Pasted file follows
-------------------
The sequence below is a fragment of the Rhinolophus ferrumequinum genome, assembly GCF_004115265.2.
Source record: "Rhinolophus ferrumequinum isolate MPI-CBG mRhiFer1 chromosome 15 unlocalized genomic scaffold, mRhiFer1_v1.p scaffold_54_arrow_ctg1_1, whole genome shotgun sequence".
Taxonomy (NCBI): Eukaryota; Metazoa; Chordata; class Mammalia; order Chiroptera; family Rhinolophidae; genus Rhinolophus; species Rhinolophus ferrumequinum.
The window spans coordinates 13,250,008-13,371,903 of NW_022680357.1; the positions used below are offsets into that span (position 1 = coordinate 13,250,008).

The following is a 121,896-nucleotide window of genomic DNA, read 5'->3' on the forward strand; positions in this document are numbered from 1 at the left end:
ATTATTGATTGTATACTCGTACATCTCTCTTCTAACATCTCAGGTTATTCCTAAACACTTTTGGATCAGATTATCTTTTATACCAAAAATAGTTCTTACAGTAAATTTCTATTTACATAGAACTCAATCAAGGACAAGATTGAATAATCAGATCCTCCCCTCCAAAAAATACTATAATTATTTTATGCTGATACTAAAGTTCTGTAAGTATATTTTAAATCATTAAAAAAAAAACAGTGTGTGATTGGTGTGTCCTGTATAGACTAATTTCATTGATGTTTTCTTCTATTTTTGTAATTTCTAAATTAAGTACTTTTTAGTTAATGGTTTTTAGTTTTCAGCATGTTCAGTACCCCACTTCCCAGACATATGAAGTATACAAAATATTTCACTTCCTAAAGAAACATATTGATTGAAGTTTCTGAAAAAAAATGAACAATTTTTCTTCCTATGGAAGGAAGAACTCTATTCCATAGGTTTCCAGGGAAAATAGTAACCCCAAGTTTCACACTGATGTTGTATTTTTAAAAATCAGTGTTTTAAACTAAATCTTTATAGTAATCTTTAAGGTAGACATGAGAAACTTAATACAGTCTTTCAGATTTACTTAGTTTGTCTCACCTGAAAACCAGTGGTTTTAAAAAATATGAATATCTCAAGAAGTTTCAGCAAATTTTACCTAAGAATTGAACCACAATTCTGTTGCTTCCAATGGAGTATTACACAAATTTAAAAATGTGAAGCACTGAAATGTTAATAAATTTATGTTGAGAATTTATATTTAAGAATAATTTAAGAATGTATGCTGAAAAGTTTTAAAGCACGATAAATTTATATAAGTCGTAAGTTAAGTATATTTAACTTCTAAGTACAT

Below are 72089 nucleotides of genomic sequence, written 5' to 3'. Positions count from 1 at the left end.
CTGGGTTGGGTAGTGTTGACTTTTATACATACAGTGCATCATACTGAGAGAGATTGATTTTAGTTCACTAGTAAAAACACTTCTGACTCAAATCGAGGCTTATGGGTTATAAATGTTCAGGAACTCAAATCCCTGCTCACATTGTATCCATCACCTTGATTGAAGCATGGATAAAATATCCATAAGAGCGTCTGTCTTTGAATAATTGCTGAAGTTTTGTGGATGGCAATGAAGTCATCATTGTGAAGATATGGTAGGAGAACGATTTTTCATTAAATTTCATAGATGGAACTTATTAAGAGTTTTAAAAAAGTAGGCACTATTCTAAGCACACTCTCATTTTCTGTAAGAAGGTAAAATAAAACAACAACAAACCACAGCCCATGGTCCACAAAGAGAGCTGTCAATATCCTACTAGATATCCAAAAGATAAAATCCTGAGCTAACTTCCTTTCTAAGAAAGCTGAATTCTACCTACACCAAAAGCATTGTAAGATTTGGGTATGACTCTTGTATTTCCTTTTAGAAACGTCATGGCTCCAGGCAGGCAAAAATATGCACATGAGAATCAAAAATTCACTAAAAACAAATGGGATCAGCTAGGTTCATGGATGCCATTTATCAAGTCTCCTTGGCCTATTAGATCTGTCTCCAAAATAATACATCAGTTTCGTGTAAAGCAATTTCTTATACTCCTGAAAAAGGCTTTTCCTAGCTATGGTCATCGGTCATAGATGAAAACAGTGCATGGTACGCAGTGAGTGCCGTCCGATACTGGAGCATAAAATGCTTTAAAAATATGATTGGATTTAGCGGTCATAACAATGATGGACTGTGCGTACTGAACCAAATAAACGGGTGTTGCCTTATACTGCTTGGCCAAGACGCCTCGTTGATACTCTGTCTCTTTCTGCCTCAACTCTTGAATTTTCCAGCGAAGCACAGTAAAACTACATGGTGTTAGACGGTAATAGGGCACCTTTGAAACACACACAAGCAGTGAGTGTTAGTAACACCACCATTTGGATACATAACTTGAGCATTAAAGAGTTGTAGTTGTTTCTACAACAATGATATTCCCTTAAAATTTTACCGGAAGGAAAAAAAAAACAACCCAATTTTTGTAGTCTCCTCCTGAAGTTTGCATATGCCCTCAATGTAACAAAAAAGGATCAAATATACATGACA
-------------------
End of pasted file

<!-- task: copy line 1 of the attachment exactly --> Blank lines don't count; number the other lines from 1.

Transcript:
The sequence below is a fragment of the Rhinolophus ferrumequinum genome, assembly GCF_004115265.2.